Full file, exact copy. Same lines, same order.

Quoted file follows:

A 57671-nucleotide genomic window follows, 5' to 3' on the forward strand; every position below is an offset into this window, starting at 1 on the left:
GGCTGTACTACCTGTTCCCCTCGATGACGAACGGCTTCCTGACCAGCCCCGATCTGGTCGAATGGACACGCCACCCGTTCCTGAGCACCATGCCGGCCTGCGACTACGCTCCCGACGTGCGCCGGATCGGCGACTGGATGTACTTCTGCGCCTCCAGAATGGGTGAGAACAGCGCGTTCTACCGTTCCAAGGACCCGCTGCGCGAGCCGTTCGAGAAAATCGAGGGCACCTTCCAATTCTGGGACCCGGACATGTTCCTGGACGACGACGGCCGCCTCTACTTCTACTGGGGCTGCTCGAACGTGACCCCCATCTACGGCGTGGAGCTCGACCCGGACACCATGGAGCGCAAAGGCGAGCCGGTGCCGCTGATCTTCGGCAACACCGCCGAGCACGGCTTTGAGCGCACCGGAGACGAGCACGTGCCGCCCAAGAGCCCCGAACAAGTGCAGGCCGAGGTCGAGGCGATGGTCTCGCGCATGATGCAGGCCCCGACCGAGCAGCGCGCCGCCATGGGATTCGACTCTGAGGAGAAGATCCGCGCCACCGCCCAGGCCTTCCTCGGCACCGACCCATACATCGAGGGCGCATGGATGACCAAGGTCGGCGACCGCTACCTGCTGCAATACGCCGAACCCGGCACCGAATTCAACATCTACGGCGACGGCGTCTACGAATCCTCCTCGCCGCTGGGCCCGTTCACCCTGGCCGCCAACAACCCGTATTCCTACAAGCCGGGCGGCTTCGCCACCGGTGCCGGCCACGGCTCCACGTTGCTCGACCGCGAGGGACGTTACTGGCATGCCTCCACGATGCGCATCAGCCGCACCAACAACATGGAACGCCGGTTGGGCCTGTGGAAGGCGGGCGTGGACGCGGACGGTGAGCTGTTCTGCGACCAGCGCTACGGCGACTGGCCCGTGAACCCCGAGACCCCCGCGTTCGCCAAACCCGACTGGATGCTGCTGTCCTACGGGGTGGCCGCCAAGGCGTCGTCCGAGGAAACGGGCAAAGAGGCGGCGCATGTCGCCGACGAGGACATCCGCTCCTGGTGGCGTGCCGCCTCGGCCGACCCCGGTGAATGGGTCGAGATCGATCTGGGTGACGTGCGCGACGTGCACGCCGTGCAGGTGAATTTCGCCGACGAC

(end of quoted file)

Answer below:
A 57671-nucleotide genomic window follows, 5' to 3' on the forward strand; every position below is an offset into this window, starting at 1 on the left:
GGCTGTACTACCTGTTCCCCTCGATGACGAACGGCTTCCTGACCAGCCCCGATCTGGTCGAATGGACACGCCACCCGTTCCTGAGCACCATGCCGGCCTGCGACTACGCTCCCGACGTGCGCCGGATCGGCGACTGGATGTACTTCTGCGCCTCCAGAATGGGTGAGAACAGCGCGTTCTACCGTTCCAAGGACCCGCTGCGCGAGCCGTTCGAGAAAATCGAGGGCACCTTCCAATTCTGGGACCCGGACATGTTCCTGGACGACGACGGCCGCCTCTACTTCTACTGGGGCTGCTCGAACGTGACCCCCATCTACGGCGTGGAGCTCGACCCGGACACCATGGAGCGCAAAGGCGAGCCGGTGCCGCTGATCTTCGGCAACACCGCCGAGCACGGCTTTGAGCGCACCGGAGACGAGCACGTGCCGCCCAAGAGCCCCGAACAAGTGCAGGCCGAGGTCGAGGCGATGGTCTCGCGCATGATGCAGGCCCCGACCGAGCAGCGCGCCGCCATGGGATTCGACTCTGAGGAGAAGATCCGCGCCACCGCCCAGGCCTTCCTCGGCACCGACCCATACATCGAGGGCGCATGGATGACCAAGGTCGGCGACCGCTACCTGCTGCAATACGCCGAACCCGGCACCGAATTCAACATCTACGGCGACGGCGTCTACGAATCCTCCTCGCCGCTGGGCCCGTTCACCCTGGCCGCCAACAACCCGTATTCCTACAAGCCGGGCGGCTTCGCCACCGGTGCCGGCCACGGCTCCACGTTGCTCGACCGCGAGGGACGTTACTGGCATGCCTCCACGATGCGCATCAGCCGCACCAACAACATGGAACGCCGGTTGGGCCTGTGGAAGGCGGGCGTGGACGCGGACGGTGAGCTGTTCTGCGACCAGCGCTACGGCGACTGGCCCGTGAACCCCGAGACCCCCGCGTTCGCCAAACCCGACTGGATGCTGCTGTCCTACGGGGTGGCCGCCAAGGCGTCGTCCGAGGAAACGGGCAAAGAGGCGGCGCATGTCGCCGACGAGGACATCCGCTCCTGGTGGCGTGCCGCCTCGGCCGACCCCGGTGAATGGGTCGAGATCGATCTGGGTGACGTGCGCGACGTGCACGCCGTGCAGGTGAATTTCGCCGACGAC